Reviving The Lost Tradition Of Rajasthan’s Beautiful Pichvai Art In Mumbai

Reviving The Lost Tradition Of Rajasthan’s Beautiful Pichvai Art In Mumbai

It is often said that we shouldn’t dwell in the past, but if doing exactly that becomes a way reconnecting with our lost traditions and roots, dwell on. A riot of tradition, culture, music, and art, Rajasthan is home to various art forms and rich artisanal traditions including one of the most exquisite styles of painting. The Pichvai paintings of Nathdwara – a well-known temple town near Udaipur, is carefully preserved in the confines of temples, but will be showcased in Mumbai at an exquisite art display.

Curated by art enthusiast and designer of Delhi-based women’s wear brand Ruh, ‘Pichvai: Tradition and Beyond’ is a collection of over 3,000 pieces made by Rajasthan’s best pichvai artists. Dating back to the 17th century, these luxuriously detailed and intricate paintings depict the various avatars, seasons and moods of Lord Krishna throughout the season, while the traditional Nathdwara style paintings depict various temple scenes. The collection also consists of various styles of Pichwais, some inspired by the minimalistic approach of the Kota-style paintings, some by the miniature paintings characterized by portraiture on layered handmade paper called Basli,and the Deccan style of paintings that are coveted for their exceptional visual language, using gold and silver foil on indigo cotton instead of the traditional stone colors of the Nathdwara style.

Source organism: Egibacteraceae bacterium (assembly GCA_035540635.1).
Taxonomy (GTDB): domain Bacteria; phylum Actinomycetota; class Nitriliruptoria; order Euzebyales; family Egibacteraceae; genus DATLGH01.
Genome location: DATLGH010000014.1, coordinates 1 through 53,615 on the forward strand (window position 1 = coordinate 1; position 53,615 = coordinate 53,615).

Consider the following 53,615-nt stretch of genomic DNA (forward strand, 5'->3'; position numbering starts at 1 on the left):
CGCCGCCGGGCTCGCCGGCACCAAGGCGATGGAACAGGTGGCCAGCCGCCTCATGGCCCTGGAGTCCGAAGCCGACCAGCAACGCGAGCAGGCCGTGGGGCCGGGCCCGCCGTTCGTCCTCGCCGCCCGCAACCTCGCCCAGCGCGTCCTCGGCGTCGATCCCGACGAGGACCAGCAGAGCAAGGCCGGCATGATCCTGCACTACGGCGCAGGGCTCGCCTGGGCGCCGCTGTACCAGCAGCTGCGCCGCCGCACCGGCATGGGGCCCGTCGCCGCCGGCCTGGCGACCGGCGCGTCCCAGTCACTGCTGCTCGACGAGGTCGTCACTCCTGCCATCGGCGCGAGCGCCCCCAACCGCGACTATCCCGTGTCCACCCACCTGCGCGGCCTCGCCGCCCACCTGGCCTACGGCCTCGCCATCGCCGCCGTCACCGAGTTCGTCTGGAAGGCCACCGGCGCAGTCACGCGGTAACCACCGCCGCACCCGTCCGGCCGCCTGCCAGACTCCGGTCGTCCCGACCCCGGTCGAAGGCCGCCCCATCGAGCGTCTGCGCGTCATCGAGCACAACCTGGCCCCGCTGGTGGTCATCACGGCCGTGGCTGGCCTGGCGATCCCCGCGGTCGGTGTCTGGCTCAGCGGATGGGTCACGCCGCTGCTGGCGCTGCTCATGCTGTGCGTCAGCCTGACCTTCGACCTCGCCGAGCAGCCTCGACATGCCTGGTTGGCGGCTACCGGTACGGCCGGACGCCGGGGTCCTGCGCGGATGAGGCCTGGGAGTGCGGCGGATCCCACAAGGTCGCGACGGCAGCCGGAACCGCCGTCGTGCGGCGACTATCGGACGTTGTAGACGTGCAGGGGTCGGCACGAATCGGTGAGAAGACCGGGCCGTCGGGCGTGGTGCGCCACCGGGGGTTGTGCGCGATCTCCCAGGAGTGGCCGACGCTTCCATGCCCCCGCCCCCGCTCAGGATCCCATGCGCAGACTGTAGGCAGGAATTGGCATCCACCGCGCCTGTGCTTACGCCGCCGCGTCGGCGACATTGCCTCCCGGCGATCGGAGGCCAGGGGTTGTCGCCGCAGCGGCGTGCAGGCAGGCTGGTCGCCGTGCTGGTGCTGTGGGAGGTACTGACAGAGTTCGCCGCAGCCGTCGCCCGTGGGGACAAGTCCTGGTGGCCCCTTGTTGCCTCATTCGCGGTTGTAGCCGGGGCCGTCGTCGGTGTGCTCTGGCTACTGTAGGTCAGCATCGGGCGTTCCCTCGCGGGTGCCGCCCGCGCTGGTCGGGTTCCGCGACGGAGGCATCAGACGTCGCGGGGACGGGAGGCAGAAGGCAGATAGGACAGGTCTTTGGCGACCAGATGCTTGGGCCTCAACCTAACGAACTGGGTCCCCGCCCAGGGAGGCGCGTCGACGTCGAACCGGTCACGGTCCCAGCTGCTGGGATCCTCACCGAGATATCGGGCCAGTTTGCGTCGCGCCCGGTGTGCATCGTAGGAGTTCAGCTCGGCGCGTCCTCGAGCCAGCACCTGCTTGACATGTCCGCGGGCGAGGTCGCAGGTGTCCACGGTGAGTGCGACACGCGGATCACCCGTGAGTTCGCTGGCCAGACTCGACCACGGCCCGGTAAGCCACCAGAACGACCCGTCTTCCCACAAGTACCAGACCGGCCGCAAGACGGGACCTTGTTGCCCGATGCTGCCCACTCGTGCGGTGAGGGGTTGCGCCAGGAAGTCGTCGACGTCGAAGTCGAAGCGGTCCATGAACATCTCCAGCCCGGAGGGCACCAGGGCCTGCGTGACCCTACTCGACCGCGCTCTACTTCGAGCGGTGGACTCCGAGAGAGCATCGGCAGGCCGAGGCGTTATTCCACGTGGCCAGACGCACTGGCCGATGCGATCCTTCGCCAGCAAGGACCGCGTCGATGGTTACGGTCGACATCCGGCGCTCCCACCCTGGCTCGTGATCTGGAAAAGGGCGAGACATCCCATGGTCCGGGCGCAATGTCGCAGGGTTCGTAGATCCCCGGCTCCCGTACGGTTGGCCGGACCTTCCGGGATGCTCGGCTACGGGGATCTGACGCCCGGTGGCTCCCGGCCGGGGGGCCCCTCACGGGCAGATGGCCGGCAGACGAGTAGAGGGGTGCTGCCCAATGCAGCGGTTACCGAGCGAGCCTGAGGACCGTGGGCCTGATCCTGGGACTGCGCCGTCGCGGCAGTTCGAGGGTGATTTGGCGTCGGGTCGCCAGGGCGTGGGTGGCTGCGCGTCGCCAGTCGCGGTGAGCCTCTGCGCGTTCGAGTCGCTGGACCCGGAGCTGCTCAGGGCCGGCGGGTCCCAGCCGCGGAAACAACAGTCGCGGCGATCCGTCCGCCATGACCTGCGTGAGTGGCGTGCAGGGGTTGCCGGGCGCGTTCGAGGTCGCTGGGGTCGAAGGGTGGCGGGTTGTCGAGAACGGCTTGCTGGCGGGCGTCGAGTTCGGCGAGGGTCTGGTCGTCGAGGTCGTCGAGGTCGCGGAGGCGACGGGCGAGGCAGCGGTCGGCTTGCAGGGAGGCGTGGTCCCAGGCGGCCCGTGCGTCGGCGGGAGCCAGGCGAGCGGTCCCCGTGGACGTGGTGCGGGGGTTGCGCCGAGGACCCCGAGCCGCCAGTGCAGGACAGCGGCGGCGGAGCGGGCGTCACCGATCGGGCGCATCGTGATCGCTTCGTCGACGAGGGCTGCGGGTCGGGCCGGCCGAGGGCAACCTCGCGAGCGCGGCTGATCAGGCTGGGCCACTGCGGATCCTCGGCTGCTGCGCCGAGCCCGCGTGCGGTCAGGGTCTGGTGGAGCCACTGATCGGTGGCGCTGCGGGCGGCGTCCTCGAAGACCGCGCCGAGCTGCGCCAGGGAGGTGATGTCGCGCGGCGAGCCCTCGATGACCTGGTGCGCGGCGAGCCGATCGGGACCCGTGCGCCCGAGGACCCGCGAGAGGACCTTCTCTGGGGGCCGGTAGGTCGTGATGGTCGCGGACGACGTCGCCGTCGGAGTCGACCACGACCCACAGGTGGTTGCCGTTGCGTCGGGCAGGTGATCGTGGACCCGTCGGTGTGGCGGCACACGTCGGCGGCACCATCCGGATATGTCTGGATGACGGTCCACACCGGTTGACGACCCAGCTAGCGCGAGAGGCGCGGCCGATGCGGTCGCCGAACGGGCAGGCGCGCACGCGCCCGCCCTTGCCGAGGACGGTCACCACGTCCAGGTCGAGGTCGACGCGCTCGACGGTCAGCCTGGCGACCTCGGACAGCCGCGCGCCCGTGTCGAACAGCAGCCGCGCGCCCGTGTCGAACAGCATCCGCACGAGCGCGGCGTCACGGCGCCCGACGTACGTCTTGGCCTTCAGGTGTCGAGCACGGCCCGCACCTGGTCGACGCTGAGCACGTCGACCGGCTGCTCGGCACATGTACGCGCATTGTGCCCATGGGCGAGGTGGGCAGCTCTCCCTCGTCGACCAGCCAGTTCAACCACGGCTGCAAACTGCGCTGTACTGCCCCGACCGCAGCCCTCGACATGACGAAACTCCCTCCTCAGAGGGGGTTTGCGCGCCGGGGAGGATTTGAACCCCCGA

Although Pichwai is a celebrated art form, over the years like other indigenous Indian art forms, Pichwai too has lost its audience due to a lack of funding. While the families produced this artwork extensively, the younger generation were disillusioned by it and moved on to explore more contemporary art forms. Having grown up admiring Pichvai paintings, Pooja Singhal’s on a mission to orchestrate the revival of this rich art form. Through her initiative, ‘Pichvai: Tradition and Beyond’, Pooja is encouraging artists by providing a platform to support and sustain them. Reinterpreting and contextualizing the traditional art form, Pooja hopes to cultivate a modern and contemporary audience for it.

To be hosted at Mumbai’s Famous Studios in Mahalaxmi, the exhibition will open to the public on April 5–drop by before April 15 to soak in the rich art legacy of Nathdwara.

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